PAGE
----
From: Ernest Cline (email@example.com)
Date: Thu Apr 07 2005 - 16:27:35 CST
From: Jukka K. Korpela <firstname.lastname@example.org>
> On Wed, 30 Mar 2005, Ernest Cline wrote:
> > At most, this suggests including glosses to those existing
> > characters for their use in chemistry instead of adding new characters
> There are two or three problems with this:
> 1. It is illogical to use characters with fairly definite semantics
> for something completely different. I haven't studied how well the
> defined properties of the four characters mentioned actually
> suit their use as bond symbols, but if they do, that's a coincidence.
The semantic argument is a reasonable one, but IIRC Unicode policy
is that if that unless needed for legacy sets, not to make distinctions
between symbols of the same general grouping, such as that
between ANGSTROM SIGN and CAPITAL A WITH RING
unless there are clearly distinguishing visual features for them or
a real possibility that a meaning might be obscured by using the
same character. The four chemical bond symbols and the four
math symbols are of the same general group. Your points 2 and 3
address the visual features, and after I respond to them, I'll address
the possibility of non-visual confusion.
> 2. The glyphs are not of the same width except by accident, but the
> meaning of bond symbols would rather naturally call for glyphs
> of the same width. Admittedly the widths for the four symbols mentioned
> above are the same or almost the same in many fonts, but there are
> also considerable differences.
While a chemical author would likely prefer to have four bond symbols
of the same width and with strokes of the same height, such visual nicety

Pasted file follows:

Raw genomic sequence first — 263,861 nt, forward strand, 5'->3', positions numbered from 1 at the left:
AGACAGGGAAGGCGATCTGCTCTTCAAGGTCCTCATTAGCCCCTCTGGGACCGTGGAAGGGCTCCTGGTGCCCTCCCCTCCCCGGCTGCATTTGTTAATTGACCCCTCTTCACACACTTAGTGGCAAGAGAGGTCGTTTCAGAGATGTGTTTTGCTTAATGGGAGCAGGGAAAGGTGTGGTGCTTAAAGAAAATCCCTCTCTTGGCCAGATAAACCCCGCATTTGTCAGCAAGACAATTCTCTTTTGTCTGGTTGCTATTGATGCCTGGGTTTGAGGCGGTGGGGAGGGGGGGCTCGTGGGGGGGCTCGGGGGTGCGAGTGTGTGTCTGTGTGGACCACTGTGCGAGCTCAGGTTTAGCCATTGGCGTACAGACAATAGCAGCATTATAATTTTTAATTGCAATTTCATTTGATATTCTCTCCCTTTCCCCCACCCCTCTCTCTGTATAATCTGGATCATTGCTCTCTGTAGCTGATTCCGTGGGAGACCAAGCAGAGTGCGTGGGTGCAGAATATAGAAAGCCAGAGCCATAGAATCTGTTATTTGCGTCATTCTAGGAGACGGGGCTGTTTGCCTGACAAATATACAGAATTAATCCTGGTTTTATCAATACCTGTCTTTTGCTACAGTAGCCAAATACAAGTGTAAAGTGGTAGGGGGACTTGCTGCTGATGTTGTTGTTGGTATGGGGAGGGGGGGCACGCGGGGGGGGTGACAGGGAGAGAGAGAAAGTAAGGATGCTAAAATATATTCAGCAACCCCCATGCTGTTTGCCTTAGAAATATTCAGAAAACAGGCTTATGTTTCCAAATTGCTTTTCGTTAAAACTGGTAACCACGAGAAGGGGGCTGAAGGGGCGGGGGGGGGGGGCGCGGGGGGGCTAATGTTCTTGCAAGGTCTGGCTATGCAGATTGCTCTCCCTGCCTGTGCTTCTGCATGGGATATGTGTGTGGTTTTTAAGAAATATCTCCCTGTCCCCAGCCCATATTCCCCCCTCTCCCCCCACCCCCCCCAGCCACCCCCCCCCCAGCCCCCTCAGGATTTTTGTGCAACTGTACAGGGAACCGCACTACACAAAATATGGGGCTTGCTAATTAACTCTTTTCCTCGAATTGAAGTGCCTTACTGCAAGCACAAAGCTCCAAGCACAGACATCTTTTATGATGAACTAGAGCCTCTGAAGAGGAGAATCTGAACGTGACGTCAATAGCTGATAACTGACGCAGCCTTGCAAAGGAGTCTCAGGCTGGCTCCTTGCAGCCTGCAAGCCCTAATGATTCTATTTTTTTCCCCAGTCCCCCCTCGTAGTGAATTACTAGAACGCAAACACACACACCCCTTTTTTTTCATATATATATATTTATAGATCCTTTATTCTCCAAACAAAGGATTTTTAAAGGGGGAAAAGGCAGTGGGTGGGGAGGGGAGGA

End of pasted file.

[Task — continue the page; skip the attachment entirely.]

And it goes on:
is not essential to understanding their meaning. A reader should have
no problems distinguishing that bonds are meant nor how many bonds
> 3. The glyphs for the four characters are not very suitable for
> use as bond symbols. They should be wider. Or, to put it
> milder, the bond symbols should be coded separately to _allow_
> font design that makes them wider, or otherwise different
> from em dash etc.
This is very much a font issue rather than a symbol issue.
The width carries no meaning and adding new symbols
would mean waiting years before they could be reliably used
Using appropriate fonts can address the concerns of Chemical
authors over these symbols today. I'd want more than minor
visual details that don't obscure the meaning before adding
separate chemical bond symbols.
So is there a type of a confusion that could be caused by
looking at a plain text version of text containing characters used
both for chemical bond symbols and math symbols?
From my own admittedly limited experience, I would say no.
If someone presents examples where confusion could result,
I would reverse my position and endorse adding all four bond
symbols as characters, as it makes no sense to add only a
subset of these even if the confusion were possible on some
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